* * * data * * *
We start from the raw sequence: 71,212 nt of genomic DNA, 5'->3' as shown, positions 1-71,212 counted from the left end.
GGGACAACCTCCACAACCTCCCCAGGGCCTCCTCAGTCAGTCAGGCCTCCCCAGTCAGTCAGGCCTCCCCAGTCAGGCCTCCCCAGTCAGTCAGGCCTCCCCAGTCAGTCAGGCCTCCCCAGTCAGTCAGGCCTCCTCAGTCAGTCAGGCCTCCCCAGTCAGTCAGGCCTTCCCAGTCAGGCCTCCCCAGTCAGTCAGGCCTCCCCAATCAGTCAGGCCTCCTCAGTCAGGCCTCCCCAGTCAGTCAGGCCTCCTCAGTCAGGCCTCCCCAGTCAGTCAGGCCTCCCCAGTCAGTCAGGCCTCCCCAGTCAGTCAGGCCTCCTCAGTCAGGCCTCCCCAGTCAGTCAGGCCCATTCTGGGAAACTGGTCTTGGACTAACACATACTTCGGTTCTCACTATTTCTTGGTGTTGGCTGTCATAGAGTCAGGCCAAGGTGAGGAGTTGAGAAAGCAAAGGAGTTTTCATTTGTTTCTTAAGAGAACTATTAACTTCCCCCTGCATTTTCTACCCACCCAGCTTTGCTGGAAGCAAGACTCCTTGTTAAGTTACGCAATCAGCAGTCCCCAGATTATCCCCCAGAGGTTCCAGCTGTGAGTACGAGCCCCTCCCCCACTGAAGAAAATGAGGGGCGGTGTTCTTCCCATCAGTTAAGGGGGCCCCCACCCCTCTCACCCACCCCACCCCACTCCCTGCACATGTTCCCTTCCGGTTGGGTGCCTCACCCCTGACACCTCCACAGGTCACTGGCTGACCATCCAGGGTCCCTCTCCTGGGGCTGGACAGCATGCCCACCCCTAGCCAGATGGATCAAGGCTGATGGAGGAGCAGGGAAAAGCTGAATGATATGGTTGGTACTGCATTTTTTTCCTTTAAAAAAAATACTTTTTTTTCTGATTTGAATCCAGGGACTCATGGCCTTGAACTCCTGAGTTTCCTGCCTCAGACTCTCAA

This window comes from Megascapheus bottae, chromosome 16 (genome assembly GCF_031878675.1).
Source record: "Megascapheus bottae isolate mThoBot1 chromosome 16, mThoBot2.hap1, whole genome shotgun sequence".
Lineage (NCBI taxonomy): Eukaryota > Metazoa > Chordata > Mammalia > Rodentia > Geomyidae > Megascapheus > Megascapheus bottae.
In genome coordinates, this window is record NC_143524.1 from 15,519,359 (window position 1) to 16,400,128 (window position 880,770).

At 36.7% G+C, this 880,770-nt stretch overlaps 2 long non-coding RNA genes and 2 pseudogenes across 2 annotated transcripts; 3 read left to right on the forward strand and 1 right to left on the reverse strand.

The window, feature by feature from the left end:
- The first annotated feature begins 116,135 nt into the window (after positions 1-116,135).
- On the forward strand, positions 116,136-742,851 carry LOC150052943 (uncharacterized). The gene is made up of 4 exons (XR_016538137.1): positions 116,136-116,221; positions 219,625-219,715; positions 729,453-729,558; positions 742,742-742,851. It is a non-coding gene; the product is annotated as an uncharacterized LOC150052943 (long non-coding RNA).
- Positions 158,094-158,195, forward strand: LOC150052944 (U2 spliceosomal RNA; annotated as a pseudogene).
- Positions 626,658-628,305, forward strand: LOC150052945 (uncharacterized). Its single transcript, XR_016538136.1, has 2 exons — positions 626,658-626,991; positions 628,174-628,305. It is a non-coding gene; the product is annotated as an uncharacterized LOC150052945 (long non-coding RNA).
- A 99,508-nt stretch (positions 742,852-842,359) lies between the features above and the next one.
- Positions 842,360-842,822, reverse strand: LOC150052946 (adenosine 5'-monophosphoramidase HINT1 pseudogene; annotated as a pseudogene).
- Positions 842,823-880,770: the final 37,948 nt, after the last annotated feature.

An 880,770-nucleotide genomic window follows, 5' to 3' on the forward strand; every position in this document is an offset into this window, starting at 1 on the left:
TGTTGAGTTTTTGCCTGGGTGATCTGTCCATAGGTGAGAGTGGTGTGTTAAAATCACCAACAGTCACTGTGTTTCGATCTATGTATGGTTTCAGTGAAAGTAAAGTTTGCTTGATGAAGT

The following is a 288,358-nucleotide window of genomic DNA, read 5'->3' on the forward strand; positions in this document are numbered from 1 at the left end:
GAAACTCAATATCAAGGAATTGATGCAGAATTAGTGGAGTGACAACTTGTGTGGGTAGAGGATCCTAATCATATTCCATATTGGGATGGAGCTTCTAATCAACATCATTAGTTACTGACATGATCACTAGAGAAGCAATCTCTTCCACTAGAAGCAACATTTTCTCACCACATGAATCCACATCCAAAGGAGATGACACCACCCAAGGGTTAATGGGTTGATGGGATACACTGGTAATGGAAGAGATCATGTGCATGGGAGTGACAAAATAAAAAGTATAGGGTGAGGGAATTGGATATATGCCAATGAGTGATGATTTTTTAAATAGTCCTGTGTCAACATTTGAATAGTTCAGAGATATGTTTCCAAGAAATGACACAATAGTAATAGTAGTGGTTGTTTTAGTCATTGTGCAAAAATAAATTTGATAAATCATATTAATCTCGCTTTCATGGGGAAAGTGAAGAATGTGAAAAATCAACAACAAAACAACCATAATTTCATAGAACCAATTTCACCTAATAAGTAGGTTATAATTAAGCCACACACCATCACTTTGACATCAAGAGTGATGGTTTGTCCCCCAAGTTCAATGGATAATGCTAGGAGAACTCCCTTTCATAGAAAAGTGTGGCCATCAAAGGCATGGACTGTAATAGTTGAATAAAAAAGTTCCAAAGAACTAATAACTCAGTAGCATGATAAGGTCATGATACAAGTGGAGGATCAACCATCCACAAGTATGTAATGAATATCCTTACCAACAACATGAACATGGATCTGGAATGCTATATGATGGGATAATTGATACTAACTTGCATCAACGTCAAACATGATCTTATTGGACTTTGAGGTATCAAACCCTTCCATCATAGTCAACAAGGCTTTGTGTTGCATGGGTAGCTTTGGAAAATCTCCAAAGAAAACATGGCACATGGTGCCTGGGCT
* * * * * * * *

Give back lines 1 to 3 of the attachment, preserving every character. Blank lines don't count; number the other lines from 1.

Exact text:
We start from the raw sequence: 71,212 nt of genomic DNA, 5'->3' as shown, positions 1-71,212 counted from the left end.
GGGACAACCTCCACAACCTCCCCAGGGCCTCCTCAGTCAGTCAGGCCTCCCCAGTCAGTCAGGCCTCCCCAGTCAGGCCTCCCCAGTCAGTCAGGCCTCCCCAGTCAGTCAGGCCTCCCCAGTCAGTCAGGCCTCCTCAGTCAGTCAGGCCTCCCCAGTCAGTCAGGCCTTCCCAGTCAGGCCTCCCCAGTCAGTCAGGCCTCCCCAATCAGTCAGGCCTCCTCAGTCAGGCCTCCCCAGTCAGTCAGGCCTCCTCAGTCAGGCCTCCCCAGTCAGTCAGGCCTCCCCAGTCAGTCAGGCCTCCCCAGTCAGTCAGGCCTCCTCAGTCAGGCCTCCCCAGTCAGTCAGGCCCATTCTGGGAAACTGGTCTTGGACTAACACATACTTCGGTTCTCACTATTTCTTGGTGTTGGCTGTCATAGAGTCAGGCCAAGGTGAGGAGTTGAGAAAGCAAAGGAGTTTTCATTTGTTTCTTAAGAGAACTATTAACTTCCCCCTGCATTTTCTACCCACCCAGCTTTGCTGGAAGCAAGACTCCTTGTTAAGTTACGCAATCAGCAGTCCCCAGATTATCCCCCAGAGGTTCCAGCTGTGAGTACGAGCCCCTCCCCCACTGAAGAAAATGAGGGGCGGTGTTCTTCCCATCAGTTAAGGGGGCCCCCACCCCTCTCACCCACCCCACCCCACTCCCTGCACATGTTCCCTTCCGGTTGGGTGCCTCACCCCTGACACCTCCACAGGTCACTGGCTGACCATCCAGGGTCCCTCTCCTGGGGCTGGACAGCATGCCCACCCCTAGCCAGATGGATCAAGGCTGATGGAGGAGCAGGGAAAAGCTGAATGATATGGTTGGTACTGCATTTTTTTCCTTTAAAAAAAATACTTTTTTTTCTGATTTGAATCCAGGGACTCATGGCCTTGAACTCCTGAGTTTCCTGCCTCAGACTCTCAA

This window comes from Megascapheus bottae, chromosome 16 (genome assembly GCF_031878675.1).